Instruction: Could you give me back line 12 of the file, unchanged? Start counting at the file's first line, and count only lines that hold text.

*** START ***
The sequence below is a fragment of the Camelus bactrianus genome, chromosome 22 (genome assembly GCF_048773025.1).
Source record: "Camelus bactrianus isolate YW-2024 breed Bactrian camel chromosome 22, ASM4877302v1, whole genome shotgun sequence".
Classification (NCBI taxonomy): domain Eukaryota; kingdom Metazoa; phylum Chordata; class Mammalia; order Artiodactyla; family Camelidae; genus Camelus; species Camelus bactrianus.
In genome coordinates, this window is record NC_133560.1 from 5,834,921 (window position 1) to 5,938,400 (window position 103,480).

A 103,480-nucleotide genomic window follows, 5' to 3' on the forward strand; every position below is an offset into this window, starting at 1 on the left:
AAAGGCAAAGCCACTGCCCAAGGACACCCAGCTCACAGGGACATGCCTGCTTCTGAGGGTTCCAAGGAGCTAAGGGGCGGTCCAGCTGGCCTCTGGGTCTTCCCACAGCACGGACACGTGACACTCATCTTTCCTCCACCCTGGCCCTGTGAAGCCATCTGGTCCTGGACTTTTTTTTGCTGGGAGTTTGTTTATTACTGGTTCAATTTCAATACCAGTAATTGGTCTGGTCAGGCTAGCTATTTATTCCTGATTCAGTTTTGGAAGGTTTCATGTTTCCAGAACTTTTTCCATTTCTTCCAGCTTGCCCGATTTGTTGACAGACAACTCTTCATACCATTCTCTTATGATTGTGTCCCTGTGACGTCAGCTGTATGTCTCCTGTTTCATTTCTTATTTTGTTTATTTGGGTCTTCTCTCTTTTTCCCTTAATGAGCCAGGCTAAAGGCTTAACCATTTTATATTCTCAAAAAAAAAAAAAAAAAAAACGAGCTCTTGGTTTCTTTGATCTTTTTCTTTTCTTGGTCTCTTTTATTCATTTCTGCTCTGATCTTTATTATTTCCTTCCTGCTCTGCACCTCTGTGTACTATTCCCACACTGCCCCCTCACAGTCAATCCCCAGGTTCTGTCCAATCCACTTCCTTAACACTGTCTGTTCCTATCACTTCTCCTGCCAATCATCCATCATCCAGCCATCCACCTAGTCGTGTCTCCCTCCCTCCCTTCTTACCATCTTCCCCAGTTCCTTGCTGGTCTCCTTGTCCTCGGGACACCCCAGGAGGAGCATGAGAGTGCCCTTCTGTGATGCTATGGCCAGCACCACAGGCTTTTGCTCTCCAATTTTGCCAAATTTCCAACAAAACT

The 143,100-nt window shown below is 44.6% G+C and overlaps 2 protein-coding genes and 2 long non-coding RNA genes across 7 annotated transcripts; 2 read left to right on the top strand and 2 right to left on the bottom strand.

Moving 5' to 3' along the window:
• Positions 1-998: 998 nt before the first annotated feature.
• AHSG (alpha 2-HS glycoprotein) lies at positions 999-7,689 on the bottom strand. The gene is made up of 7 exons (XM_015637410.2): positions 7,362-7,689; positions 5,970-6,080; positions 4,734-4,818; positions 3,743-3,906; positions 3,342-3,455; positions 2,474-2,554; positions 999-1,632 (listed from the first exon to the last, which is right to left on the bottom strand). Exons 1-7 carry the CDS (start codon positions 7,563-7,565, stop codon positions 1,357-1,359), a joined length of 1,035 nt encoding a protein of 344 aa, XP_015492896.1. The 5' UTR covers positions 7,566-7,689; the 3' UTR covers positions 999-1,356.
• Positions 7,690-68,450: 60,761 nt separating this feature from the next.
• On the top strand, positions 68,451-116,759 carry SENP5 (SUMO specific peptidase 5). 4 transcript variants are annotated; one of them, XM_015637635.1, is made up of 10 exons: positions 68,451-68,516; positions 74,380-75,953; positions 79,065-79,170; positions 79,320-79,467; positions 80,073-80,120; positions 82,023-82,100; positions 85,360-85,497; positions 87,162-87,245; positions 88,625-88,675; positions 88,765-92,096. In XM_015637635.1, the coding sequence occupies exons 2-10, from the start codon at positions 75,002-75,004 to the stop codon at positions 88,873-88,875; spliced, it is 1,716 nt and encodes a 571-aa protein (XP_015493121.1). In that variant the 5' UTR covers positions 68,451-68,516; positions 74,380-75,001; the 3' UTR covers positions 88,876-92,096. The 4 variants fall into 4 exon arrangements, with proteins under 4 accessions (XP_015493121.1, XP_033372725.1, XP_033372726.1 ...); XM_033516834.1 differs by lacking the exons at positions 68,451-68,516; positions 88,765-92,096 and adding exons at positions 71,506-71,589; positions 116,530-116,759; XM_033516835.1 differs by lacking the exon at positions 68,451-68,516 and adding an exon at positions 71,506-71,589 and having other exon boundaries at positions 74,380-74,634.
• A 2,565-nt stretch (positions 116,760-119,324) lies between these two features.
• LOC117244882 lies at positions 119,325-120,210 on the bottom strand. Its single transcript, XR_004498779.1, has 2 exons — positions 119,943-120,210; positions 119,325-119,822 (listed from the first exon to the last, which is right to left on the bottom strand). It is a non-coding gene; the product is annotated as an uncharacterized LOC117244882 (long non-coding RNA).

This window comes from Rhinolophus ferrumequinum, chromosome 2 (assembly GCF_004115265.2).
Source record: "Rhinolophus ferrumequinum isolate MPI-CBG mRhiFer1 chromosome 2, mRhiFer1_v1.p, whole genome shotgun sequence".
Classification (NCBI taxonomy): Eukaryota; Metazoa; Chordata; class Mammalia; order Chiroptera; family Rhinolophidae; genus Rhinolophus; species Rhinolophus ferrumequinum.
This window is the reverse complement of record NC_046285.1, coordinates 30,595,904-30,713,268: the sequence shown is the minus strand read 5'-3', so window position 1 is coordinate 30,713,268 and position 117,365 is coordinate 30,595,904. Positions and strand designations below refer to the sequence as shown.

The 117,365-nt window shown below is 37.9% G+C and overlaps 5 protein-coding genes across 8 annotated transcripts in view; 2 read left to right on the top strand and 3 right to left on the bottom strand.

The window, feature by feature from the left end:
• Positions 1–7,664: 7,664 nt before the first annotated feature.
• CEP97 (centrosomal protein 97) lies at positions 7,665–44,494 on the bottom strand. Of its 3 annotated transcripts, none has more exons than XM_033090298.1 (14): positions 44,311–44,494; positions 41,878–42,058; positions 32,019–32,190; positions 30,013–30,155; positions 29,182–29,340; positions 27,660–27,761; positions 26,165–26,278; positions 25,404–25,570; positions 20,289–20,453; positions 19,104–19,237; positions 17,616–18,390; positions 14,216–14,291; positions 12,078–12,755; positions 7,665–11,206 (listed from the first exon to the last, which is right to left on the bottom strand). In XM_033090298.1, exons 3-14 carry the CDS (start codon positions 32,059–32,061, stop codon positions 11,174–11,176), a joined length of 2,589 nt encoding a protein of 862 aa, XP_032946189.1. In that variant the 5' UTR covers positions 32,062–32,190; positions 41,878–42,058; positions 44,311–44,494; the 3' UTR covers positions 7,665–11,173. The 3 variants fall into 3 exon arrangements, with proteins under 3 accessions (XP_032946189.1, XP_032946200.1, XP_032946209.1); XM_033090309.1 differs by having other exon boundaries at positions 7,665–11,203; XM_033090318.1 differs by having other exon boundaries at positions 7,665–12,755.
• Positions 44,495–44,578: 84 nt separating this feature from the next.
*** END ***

• On the top strand, positions 68,451-116,759 carry SENP5 (SUMO specific peptidase 5). 4 transcript variants are annotated; one of them, XM_015637635.1, is made up of 10 exons: positions 68,451-68,516; positions 74,380-75,953; positions 79,065-79,170; positions 79,320-79,467; positions 80,073-80,120; positions 82,023-82,100; positions 85,360-85,497; positions 87,162-87,245; positions 88,625-88,675; positions 88,765-92,096. In XM_015637635.1, the coding sequence occupies exons 2-10, from the start codon at positions 75,002-75,004 to the stop codon at positions 88,873-88,875; spliced, it is 1,716 nt and encodes a 571-aa protein (XP_015493121.1). In that variant the 5' UTR covers positions 68,451-68,516; positions 74,380-75,001; the 3' UTR covers positions 88,876-92,096. The 4 variants fall into 4 exon arrangements, with proteins under 4 accessions (XP_015493121.1, XP_033372725.1, XP_033372726.1 ...); XM_033516834.1 differs by lacking the exons at positions 68,451-68,516; positions 88,765-92,096 and adding exons at positions 71,506-71,589; positions 116,530-116,759; XM_033516835.1 differs by lacking the exon at positions 68,451-68,516 and adding an exon at positions 71,506-71,589 and having other exon boundaries at positions 74,380-74,634.